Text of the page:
IRA vs. 401(k): What's the difference?
If you’re eligible, it’s possible you could contribute to a 401(k) and a traditional and Roth IRA, so it may be helpful to know how they compare from a contribution, withdrawal and tax perspective. Here’s a look at their similarities and differences.
A 401(k) is a type of employer-sponsored retirement plan. Depending on the industry you work in, your employer-sponsored retirement plan may be called a 403(b) or 457.
An IRA is an individual retirement account that you open with a financial institution, either a bank or a brokerage firm. Types of IRAs available include traditional IRAs, Roth IRAs and even options for self-employed individuals and small business owners.
There’s a difference in how you fund 401(k)s and traditional/Roth IRAs, as well as the investment options available to you.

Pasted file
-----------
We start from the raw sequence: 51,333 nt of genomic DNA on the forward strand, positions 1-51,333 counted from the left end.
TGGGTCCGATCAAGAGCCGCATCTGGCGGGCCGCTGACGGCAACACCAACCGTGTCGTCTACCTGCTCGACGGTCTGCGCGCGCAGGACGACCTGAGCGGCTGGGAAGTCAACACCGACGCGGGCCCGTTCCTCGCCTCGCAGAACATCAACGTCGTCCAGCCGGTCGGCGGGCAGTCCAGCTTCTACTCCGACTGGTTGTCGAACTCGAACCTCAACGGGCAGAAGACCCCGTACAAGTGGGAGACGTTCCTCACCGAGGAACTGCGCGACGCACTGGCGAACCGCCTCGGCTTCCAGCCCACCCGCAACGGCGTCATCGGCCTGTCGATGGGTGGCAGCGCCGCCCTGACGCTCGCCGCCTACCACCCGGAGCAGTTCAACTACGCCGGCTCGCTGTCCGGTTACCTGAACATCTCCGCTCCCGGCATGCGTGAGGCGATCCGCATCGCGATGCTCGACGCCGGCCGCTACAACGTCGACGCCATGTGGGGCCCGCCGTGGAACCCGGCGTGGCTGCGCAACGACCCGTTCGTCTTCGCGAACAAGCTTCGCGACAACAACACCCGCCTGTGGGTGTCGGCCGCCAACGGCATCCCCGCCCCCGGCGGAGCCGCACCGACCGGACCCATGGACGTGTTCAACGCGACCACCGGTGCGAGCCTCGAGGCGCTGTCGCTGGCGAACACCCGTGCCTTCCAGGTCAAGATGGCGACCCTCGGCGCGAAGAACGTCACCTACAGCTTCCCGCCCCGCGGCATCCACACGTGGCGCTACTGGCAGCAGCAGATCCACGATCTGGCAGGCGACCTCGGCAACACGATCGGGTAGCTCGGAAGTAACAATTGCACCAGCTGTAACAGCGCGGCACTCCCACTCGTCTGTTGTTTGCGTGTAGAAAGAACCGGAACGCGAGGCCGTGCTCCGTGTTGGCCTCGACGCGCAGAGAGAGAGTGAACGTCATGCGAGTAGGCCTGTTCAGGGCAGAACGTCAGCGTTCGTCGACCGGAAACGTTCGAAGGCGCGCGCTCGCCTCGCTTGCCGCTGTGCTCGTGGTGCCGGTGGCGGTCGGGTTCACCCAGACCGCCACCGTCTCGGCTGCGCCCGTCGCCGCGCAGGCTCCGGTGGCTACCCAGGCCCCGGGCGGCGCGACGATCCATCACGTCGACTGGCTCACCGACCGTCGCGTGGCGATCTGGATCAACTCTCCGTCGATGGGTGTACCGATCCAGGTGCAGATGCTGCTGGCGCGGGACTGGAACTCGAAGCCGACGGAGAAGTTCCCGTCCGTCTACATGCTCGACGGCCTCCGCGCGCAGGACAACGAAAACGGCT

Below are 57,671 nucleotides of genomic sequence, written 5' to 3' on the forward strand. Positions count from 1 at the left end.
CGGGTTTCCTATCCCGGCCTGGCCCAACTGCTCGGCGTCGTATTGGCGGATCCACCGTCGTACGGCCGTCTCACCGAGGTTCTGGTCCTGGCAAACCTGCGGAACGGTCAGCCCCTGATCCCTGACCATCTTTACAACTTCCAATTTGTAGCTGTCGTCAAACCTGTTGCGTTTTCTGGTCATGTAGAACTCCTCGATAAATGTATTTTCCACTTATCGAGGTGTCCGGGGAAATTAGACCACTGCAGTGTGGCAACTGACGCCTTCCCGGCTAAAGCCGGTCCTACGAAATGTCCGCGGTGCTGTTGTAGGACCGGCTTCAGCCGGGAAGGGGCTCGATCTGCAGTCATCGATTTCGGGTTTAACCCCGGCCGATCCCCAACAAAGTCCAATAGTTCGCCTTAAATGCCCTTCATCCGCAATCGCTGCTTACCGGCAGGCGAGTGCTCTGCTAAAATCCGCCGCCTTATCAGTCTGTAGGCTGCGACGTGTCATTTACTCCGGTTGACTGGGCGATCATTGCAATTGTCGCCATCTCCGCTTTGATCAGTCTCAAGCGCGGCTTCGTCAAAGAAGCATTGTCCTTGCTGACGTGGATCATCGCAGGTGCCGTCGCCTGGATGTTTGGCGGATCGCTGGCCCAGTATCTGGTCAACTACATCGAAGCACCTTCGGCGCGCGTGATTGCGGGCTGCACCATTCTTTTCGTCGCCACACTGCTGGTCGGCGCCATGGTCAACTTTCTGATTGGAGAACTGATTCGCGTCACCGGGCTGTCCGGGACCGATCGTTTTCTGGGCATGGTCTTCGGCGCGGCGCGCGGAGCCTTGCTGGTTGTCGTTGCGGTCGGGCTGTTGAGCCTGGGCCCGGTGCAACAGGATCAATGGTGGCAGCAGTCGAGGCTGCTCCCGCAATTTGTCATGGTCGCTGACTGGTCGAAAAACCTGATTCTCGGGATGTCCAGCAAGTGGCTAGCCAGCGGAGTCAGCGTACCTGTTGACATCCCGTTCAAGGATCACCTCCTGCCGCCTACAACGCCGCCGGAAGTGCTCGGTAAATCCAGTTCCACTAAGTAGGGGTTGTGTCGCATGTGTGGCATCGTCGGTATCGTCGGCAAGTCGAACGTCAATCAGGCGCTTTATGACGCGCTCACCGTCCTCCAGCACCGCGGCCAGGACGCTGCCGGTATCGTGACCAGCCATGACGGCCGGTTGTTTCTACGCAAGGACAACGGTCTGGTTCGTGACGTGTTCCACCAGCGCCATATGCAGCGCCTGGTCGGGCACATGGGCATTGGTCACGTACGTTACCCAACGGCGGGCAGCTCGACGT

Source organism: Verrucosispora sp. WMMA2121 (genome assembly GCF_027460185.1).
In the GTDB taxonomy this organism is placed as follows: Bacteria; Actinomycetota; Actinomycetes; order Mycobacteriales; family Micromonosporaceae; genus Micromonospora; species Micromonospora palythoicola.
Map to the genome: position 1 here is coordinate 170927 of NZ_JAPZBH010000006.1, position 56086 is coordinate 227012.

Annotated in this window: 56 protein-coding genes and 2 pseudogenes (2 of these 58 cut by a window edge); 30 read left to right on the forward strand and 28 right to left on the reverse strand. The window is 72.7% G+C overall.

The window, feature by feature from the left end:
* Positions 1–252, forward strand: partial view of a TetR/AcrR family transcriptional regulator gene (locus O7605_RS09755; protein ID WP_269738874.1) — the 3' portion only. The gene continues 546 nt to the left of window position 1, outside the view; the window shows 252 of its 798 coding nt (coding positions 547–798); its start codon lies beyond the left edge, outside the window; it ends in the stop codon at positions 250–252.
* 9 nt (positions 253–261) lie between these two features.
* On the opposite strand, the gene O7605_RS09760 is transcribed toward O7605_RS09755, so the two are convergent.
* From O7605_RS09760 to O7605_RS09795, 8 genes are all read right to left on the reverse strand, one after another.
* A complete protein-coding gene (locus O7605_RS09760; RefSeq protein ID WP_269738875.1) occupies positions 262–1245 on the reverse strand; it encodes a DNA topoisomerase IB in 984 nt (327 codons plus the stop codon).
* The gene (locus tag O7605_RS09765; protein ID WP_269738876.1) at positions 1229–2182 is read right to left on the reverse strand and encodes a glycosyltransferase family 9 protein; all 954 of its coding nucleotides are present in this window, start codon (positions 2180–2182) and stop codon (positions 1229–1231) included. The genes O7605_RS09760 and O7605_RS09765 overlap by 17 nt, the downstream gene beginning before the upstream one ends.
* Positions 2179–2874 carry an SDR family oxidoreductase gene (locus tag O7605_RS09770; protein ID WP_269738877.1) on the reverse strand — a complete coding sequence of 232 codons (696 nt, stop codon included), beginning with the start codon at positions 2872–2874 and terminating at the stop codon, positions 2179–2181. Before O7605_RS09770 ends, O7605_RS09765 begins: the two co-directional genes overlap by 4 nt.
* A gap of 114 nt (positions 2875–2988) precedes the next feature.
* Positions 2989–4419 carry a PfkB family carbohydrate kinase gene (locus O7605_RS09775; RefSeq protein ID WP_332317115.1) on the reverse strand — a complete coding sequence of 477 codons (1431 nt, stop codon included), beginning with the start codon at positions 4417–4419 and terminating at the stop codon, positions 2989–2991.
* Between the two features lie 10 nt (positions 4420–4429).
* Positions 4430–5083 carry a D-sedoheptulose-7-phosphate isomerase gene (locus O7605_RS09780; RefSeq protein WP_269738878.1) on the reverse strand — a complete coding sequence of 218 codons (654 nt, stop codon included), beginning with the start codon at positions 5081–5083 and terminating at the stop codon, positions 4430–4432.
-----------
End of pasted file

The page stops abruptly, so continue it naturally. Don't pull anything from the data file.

Traditional and Roth IRAs
401(k)s and traditional IRAs have more in common when it comes to tax benefits, distribution and withdrawal requirements. They’re considered tax-advantaged investment accounts, since contributions are either pre-tax or tax-deductible.
A Roth IRA is considered a tax-free investment account, since distributions and qualified withdrawals aren’t taxed.
401(k)s + traditional IRAs
Diversifying your investments can lower your taxes now and into retirement. Learn more in this guide to tax diversification and investing.